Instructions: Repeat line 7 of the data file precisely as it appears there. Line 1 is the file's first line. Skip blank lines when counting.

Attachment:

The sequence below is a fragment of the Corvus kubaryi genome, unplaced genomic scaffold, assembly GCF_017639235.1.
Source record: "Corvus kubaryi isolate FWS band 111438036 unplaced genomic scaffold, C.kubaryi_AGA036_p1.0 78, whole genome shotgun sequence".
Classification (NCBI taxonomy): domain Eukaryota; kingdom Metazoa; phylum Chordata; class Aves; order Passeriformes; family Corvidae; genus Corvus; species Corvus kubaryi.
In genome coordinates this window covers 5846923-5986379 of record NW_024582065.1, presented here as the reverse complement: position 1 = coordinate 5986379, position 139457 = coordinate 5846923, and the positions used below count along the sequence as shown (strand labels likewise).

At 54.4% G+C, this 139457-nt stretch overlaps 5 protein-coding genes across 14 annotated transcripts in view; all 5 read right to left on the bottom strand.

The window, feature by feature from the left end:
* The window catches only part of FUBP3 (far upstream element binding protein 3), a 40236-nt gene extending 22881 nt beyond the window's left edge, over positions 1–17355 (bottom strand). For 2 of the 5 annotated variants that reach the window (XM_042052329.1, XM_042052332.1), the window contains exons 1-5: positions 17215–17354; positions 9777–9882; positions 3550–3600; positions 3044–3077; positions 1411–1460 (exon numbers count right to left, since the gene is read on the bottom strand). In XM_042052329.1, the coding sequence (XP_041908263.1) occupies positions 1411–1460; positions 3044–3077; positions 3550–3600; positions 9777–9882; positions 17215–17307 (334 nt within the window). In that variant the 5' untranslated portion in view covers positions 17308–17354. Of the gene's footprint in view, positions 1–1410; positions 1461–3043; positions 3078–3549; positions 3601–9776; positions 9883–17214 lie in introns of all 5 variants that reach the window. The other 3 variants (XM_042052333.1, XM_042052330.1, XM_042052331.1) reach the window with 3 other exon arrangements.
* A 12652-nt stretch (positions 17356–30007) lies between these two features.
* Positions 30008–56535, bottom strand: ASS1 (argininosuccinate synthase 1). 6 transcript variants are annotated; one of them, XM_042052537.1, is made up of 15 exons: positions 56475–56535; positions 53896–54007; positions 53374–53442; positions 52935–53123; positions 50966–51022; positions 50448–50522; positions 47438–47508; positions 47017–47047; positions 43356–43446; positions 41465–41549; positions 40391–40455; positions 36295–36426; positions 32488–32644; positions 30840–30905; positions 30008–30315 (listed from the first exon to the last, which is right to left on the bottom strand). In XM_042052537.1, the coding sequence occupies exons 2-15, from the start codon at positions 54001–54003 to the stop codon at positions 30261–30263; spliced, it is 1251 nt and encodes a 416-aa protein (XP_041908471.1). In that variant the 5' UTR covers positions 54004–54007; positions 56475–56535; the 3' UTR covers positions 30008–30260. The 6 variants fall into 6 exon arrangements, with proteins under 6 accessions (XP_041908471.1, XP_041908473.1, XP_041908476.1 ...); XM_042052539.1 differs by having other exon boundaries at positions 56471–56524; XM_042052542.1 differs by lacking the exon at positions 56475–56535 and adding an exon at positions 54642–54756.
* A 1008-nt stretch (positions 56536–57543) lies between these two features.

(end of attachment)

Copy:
* The window catches only part of FUBP3 (far upstream element binding protein 3), a 40236-nt gene extending 22881 nt beyond the window's left edge, over positions 1–17355 (bottom strand). For 2 of the 5 annotated variants that reach the window (XM_042052329.1, XM_042052332.1), the window contains exons 1-5: positions 17215–17354; positions 9777–9882; positions 3550–3600; positions 3044–3077; positions 1411–1460 (exon numbers count right to left, since the gene is read on the bottom strand). In XM_042052329.1, the coding sequence (XP_041908263.1) occupies positions 1411–1460; positions 3044–3077; positions 3550–3600; positions 9777–9882; positions 17215–17307 (334 nt within the window). In that variant the 5' untranslated portion in view covers positions 17308–17354. Of the gene's footprint in view, positions 1–1410; positions 1461–3043; positions 3078–3549; positions 3601–9776; positions 9883–17214 lie in introns of all 5 variants that reach the window. The other 3 variants (XM_042052333.1, XM_042052330.1, XM_042052331.1) reach the window with 3 other exon arrangements.